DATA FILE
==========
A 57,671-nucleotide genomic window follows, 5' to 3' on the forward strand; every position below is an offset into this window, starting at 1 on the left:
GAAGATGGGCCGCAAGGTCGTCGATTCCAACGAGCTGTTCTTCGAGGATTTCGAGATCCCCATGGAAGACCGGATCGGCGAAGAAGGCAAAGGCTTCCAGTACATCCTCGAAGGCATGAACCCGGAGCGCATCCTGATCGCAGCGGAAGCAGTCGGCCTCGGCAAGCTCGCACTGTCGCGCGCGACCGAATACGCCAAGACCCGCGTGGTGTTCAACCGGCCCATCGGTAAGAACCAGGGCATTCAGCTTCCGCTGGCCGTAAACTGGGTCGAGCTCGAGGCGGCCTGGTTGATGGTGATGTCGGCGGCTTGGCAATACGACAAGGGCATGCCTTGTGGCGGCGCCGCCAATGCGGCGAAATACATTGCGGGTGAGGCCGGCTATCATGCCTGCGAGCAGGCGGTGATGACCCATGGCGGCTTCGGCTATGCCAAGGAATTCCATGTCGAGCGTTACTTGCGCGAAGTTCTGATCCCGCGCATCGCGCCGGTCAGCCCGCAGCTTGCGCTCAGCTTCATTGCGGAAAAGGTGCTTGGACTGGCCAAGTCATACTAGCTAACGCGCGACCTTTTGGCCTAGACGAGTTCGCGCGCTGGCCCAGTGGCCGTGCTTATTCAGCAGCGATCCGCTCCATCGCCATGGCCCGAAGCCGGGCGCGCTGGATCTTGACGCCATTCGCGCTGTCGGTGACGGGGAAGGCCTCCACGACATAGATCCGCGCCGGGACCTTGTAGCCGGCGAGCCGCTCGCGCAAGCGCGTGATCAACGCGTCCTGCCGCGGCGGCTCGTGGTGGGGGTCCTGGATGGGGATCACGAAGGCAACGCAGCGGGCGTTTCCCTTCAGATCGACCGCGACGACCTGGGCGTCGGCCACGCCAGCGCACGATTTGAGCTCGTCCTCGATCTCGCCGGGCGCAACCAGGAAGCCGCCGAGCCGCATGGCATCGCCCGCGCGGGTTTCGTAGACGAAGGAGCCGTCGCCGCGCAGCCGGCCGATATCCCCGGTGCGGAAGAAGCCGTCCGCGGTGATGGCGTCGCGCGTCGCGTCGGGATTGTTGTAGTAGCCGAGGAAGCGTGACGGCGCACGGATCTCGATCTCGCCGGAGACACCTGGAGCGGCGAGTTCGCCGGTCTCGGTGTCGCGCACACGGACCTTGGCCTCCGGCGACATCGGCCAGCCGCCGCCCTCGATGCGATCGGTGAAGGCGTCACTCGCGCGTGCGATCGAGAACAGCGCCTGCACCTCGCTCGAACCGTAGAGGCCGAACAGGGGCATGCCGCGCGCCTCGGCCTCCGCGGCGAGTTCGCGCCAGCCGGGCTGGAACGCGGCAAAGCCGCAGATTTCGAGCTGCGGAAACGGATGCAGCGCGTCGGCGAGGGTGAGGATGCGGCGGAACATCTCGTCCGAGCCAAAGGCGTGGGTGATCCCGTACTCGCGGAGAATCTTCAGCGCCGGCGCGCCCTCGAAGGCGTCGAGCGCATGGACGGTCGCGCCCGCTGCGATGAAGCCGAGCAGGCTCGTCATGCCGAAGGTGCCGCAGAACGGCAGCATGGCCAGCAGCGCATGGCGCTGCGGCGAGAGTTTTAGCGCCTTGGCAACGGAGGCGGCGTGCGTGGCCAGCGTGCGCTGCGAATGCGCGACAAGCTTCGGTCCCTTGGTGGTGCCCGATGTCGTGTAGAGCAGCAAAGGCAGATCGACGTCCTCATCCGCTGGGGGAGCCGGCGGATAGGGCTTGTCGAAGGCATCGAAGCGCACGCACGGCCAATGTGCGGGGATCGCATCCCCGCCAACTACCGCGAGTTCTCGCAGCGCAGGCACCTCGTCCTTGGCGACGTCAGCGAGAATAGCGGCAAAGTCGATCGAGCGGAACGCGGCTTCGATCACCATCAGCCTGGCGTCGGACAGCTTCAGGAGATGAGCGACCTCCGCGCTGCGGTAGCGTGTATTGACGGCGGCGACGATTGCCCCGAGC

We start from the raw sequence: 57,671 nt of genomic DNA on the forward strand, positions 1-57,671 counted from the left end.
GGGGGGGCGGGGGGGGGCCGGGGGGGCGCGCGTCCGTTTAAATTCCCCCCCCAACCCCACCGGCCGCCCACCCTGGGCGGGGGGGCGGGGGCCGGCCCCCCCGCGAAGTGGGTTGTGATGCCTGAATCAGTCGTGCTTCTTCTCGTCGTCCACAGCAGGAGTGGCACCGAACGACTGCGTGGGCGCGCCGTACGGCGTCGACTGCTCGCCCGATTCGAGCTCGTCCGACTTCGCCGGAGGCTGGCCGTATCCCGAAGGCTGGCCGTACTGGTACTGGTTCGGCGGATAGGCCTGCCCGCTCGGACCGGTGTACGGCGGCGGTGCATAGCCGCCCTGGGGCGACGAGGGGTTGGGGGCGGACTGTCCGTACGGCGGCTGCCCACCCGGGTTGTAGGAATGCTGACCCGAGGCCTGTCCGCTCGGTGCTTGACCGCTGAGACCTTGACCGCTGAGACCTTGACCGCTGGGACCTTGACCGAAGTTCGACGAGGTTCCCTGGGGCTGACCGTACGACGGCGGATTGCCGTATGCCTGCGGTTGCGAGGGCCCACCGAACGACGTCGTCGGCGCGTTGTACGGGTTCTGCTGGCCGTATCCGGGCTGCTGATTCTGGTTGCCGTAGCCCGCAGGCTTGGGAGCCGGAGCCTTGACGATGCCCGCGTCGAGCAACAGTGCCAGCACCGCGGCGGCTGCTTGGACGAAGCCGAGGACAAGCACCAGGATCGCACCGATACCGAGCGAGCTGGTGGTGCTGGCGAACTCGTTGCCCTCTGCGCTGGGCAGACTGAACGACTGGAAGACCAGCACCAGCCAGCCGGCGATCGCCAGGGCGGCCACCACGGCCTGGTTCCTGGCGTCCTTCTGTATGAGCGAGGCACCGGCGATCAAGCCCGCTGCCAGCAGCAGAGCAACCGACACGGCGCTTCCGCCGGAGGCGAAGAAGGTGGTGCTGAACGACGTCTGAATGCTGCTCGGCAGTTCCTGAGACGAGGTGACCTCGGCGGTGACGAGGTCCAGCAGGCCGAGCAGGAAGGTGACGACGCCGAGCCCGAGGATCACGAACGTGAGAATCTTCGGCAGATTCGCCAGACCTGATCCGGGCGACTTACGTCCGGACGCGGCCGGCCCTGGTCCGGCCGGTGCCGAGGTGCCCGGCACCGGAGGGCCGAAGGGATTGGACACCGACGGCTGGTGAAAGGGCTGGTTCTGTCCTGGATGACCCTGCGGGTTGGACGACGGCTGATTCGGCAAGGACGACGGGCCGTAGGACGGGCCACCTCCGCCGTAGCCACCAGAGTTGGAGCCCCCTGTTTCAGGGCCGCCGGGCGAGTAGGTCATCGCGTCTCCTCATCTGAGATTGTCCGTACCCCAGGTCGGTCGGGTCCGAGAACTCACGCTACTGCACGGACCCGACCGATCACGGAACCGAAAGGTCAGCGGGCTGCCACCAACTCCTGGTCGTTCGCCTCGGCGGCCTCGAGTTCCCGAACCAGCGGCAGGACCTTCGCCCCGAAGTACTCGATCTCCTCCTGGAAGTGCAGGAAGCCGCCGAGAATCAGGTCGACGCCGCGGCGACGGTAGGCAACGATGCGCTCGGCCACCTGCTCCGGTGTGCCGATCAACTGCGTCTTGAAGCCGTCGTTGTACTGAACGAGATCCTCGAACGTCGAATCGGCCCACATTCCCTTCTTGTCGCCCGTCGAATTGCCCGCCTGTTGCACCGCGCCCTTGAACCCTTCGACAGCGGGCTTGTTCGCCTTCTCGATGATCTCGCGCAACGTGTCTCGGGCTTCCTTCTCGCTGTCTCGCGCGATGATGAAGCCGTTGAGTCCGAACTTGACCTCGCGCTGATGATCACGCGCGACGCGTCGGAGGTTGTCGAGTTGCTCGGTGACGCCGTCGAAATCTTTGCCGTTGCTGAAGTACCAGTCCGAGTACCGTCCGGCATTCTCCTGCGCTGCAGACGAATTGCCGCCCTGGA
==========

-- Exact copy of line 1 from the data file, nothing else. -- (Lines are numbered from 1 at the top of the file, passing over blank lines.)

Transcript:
A 57,671-nucleotide genomic window follows, 5' to 3' on the forward strand; every position below is an offset into this window, starting at 1 on the left: